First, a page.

I recently came across a sentence that jumped out at me while reading History of Christianity in the Middle Ages written by Bishop William R. Cannon. In describing the fall of the Roman empire, he said of the Eastern half of the empire, "it was busy preserving what it had rather than expanding into what otherwise it might have become." My soul was wrenched into conviction by these words. This sentence could serve as a perfect description for the state of the Protestant Church in America today including the United Methodist Church. We are good at preserving what we have and are quite busy at doing so. We are less concerned, it seems, in expanding into what God otherwise might have us to become.
I think there can be a healthy balance between preserving and expanding as it relates to the church. History, traditions, and even systems of "doing church" are necessary and even needed. History grounds us into the continuous movement of God's Spirit and connects us with God's people throughout the ages. Tradition gives us identity and connects us with the catholic church. The problem occurs when, instead of operating in balance, we neglect expanding into what God would have us to become for the sake of preserving what we have.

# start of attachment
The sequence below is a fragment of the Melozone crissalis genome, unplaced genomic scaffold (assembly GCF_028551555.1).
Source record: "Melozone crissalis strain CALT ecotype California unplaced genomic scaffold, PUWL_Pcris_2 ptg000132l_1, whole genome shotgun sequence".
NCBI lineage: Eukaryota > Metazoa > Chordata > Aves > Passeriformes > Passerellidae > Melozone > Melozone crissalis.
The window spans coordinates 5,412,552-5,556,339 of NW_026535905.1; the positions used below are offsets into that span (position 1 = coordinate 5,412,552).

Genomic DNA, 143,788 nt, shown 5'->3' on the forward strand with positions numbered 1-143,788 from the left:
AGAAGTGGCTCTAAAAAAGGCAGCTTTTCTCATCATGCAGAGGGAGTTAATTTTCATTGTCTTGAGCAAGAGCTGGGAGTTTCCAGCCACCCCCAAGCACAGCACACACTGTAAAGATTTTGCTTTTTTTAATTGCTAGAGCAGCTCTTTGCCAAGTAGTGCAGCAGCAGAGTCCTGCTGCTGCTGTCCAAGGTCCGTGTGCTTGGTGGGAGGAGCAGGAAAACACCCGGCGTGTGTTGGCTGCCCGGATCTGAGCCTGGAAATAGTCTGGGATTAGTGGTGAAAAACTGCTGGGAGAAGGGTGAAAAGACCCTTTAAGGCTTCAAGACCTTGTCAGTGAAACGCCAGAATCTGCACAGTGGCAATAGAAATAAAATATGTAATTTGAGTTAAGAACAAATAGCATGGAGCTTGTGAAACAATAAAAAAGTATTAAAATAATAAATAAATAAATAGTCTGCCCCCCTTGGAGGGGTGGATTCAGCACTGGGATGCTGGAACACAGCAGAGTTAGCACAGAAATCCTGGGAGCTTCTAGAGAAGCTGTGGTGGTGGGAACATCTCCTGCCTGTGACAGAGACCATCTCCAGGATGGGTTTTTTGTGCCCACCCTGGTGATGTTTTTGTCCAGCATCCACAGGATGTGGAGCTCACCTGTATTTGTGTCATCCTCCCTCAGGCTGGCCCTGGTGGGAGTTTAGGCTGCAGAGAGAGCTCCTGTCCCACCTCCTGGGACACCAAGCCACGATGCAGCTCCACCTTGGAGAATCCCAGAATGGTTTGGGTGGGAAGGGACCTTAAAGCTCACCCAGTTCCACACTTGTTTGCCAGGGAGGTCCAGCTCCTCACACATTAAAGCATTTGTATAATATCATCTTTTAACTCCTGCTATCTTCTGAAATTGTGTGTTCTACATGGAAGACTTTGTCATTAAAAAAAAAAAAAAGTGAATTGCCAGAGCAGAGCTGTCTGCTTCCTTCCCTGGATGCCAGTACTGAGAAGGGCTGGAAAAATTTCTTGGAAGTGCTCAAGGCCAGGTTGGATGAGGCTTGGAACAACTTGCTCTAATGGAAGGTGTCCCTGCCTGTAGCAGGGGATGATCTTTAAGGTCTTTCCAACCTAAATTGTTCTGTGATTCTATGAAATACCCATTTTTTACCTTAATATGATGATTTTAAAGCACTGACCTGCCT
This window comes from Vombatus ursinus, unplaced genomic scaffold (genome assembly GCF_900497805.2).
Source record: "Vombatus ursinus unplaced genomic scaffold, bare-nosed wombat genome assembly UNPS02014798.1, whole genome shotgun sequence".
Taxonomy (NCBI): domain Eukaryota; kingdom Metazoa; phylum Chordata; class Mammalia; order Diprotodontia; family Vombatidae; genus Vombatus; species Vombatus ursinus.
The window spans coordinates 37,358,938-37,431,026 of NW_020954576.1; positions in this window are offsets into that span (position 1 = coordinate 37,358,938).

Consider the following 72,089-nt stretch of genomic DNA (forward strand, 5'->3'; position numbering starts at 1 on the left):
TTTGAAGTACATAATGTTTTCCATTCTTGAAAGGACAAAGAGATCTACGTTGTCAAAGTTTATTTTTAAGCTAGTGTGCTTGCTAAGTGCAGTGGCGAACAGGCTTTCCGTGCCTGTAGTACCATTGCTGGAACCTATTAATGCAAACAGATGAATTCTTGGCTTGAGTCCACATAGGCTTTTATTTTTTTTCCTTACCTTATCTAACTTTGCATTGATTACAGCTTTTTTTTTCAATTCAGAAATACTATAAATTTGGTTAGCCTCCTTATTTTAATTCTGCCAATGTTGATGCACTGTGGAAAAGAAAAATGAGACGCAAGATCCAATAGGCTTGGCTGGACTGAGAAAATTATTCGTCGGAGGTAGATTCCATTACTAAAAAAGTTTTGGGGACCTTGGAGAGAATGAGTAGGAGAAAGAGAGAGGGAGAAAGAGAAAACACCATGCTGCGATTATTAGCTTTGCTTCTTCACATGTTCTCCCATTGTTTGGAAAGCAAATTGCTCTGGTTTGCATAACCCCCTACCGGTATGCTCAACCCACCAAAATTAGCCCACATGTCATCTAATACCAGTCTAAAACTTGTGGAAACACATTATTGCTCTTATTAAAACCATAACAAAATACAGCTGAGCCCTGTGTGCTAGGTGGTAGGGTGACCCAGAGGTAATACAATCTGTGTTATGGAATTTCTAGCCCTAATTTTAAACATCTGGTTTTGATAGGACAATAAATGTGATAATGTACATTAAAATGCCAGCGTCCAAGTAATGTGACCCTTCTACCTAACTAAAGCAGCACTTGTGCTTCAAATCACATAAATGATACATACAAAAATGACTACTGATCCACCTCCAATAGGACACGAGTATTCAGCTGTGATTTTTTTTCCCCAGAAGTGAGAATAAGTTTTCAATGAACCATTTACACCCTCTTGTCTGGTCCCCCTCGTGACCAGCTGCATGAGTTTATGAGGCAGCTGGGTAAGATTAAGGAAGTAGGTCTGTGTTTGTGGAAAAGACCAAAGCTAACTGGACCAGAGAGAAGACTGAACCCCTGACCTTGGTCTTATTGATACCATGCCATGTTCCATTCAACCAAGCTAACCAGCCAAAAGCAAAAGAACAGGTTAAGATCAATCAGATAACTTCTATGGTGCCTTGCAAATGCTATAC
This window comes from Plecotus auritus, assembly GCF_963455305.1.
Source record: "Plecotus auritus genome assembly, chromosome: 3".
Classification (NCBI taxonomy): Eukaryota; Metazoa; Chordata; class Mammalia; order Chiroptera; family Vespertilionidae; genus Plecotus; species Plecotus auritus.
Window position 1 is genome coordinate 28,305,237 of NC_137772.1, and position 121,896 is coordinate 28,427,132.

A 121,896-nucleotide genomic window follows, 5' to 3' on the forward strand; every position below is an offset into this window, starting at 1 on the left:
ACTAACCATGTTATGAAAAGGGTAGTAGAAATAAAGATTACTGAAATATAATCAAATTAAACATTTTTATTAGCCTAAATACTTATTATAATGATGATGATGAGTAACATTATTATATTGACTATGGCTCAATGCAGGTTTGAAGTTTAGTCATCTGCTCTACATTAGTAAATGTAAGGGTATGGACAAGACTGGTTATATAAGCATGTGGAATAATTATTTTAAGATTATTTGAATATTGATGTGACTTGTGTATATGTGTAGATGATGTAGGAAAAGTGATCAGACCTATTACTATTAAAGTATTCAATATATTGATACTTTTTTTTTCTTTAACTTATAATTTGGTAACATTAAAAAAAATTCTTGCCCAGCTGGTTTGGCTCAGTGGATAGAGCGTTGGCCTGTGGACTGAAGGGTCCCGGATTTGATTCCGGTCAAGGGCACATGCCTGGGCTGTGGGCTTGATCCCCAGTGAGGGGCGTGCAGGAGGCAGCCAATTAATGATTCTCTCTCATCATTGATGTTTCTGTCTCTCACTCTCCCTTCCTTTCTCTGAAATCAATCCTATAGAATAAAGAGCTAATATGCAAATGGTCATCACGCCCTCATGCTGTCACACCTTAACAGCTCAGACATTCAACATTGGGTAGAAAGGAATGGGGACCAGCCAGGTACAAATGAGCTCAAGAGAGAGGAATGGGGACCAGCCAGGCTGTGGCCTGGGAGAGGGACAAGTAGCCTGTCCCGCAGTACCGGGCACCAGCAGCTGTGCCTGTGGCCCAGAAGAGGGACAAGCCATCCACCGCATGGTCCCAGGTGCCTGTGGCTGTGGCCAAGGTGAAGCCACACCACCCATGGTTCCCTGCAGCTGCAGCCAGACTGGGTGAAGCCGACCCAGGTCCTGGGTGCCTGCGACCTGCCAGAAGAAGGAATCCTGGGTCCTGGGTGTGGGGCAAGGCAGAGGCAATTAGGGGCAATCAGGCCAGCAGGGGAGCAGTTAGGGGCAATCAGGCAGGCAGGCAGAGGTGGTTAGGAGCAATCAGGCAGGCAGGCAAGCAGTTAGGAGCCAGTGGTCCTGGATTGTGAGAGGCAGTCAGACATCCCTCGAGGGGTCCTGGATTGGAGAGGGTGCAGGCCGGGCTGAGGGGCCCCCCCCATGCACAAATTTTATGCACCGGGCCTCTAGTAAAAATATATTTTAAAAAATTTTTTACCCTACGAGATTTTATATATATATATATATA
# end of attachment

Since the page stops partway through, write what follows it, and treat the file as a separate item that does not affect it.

As I begin this New Year, I want to lead our local church to seek after God and what God might have us to become so as to find a balance between preserving and expanding. My vehicle for this leadership is prayer. I'm asking church leaders, church staff, and small group leaders to pray intentionally for the church every week while providing them with suggested prayer foci. These prayers invite God to work deeply within us and to lead us outward in mission.
The longer I serve in ministry the more I realize the magnitude of my inability to "make things happen" in the church. Only God can make the eternal and supernatural occur in the life of the church. Dear God, help us to expand into what you would have us to become - all for your glory, and for the sake of your Son, our Savior, Jesus Christ.